COMMENT OF THE DAY: DIRECTING BAYPORT TOURISTS “This terminal sure has had some bad PR. Sure there’s the container terminal right next door, but it’s not so unsightly. And planting a few hundred or so palm trees could even obstruct that view from the roadway if so desired. There aren’t any refineries in the immediate area — lots of homes though.
Those departing from the Bayport Cruise Terminal should be directed to drive from I-45 to NASA Bypass/Parkway to 146 to Port Road — thus avoiding the unsightly industrial area on 225. Make sure the passengers see Clear Lake on their way to the terminal instead of the Port of Houston.
NASA and Kemah are just a few miles from this terminal. Kinda touristy if you ask me. Lots of land available for building hotels, restaurants, and shops too.
It’s not Galveston — no. But it’s not all dark clouds as many make it out to be.” [Thomas, commenting on Comment of the Day Runner-Up: Bayport for Tourists]
COMMENT OF THE DAY RUNNER-UP: BAYPORT FOR TOURISTS “So no rent and docking fees? Which means the port will only be making money off of parking? Maybe something off of the cruise tickets?
The Bayport cruise terminal is a nice feature, but the problem is that it’s located in the middle of nowhere. Most cruise ports are located where passengers can get off the cruise and be a tourist. Even though Galveston is the beginning and ending for many cruise passengers, it is also a destination for many also. New Orleans also feeds off this.
The Bayport terminal is essentially dropping off passengers at a cargo terminal in the middle of a petro-chemical complex. FUN!” [kjb434, commenting on Port of Houston Paying $6.7 Million in Cruise Bait for Suddenly Popular Bayport Terminal]
PORT OF HOUSTON PAYING $6.7 MILLION IN CRUISE BAIT FOR SUDDENLY POPULAR BAYPORT TERMINAL A minor detail missing from last week’s story explaining how the Bayport Cruise Terminal was finally able to lure a couple of cruise lines to its Galveston Bay-side shores, after long 4 years of loneliness and vacancy: the payola. Er, dowry. To entice Princess Cruises and the Norwegian Cruise Line to give up on the overstuffed Galveston Port and stop by for a little on-again, off-again fun with its otherwise antisocial upstream neighbor, the Port of Houston Authority has agreed to dole out a combined $6.685 million to its seafaring suitors. The bulk of cruising-around money will go to the tall Norwegians; Princess will take home $685,000. And both lines will be excused from rent and docking fees. [Houston Chronicle; previously on Swamplot] Photo: Flickr user Silent Z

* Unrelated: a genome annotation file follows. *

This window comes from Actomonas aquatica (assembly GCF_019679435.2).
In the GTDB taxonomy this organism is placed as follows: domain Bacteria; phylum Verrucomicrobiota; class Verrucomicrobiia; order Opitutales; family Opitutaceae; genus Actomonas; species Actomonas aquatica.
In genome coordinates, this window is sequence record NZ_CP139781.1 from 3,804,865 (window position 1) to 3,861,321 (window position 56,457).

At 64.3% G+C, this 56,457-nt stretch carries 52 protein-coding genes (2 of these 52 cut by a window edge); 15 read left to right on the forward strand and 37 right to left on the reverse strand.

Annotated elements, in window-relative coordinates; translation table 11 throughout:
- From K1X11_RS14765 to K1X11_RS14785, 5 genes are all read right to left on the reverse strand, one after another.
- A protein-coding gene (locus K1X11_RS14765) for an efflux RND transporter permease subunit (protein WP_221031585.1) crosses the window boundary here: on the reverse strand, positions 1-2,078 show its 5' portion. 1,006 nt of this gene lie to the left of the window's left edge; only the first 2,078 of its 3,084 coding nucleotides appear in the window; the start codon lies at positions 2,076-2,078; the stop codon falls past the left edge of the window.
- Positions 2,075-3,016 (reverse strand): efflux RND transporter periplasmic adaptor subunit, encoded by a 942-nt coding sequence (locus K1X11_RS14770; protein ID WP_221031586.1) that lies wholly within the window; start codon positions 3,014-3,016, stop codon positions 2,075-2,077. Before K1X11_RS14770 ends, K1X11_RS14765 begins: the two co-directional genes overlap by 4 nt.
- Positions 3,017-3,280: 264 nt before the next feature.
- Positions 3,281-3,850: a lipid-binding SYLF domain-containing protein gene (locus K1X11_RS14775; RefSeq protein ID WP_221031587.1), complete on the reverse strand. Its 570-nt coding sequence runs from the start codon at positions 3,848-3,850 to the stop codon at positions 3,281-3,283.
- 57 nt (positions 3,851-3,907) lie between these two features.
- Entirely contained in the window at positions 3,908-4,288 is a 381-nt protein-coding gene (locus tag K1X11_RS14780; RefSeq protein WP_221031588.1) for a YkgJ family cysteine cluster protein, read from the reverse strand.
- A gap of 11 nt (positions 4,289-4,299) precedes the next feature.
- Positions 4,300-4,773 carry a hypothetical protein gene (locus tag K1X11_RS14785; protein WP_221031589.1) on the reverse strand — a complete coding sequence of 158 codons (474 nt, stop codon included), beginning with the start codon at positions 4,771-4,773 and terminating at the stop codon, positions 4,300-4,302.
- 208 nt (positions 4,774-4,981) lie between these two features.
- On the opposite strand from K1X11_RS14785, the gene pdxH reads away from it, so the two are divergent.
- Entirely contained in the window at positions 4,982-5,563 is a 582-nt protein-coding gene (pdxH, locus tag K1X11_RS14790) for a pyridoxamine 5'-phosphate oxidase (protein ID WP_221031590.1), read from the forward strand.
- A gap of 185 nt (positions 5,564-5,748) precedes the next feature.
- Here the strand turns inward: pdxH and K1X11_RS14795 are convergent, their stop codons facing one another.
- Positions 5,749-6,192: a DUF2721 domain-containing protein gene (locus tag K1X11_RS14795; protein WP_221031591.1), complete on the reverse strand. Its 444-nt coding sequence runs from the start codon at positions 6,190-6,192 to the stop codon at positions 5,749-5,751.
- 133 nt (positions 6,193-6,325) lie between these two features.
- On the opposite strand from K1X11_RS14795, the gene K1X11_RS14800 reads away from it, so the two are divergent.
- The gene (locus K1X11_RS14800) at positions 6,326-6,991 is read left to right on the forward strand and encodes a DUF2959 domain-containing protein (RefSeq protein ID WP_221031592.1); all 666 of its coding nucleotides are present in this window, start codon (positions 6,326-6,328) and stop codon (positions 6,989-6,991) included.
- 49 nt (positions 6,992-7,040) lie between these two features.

After waiting for 4 years for any kind of ship to cruise it, the all-but-virginal Bayport Cruise Terminal will at last get a seaborne visitor — starting next year. And it’ll be . . . a Caribbean Princess!
What was it that finally sparked the hookup — the daily grooming and maintenance? The word put out on the street that the $108.4 million taxpayer-funded facility would be willing to do whatever it takes to lure a few sailors to its waiting docks? More likely, the Galveston County Daily News‘s Laura Elder reports, it was just that the popular-with-the-cruising-set Port of Galveston was full-up, and Princess Cruises wasn’t interested in just squeezing in with all the other ships.
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NOBODY WANTS TO CRUISE FROM BAYPORT How’s that effort to bring some actual cruise business — or really, any kind of business — to the Bayport Cruise Terminal going? Not so well. After contacting more than a dozen cruise operators last October, the port authority got no responses. The last and only departures made from the $81 million Pasadena facility, which opened in 2008: a couple of Carnival Cruise Ships shut out of Galveston for a short time after Hurricane Ike. [Bay Area Citizen] Photo: Commercial Care Services
PASADENA STILL WAITING FOR ITS SHIPS TO COME IN The 96,000-sq.-ft. Bayport Cruise Terminal is sitting empty, reporter Jenalia Moreno notices. Still, Port of Houston chairman James Edmonds is optimistic about the future of the 140-acre $81 million facility, which was completed in 2008: “The port is offering to work with cruise lines to develop 40 acres of land near the terminal, hoping that will encourage one to base a ship at the Pasadena property. Restaurants, hotels and other attractions could be built on the land and turn the spot into a destination point, Edmonds said . . . The Bayport cruise terminal was part of a $387 million bond proposal Harris County voters approved in 1999. Cruise ships were calling at the port when voters approved the bonds and when construction began on the new terminal. They were gone by the time the terminal was complete, however, mostly because of financial problems at both cruise lines.” [Houston Chronicle] Photo: Silent Z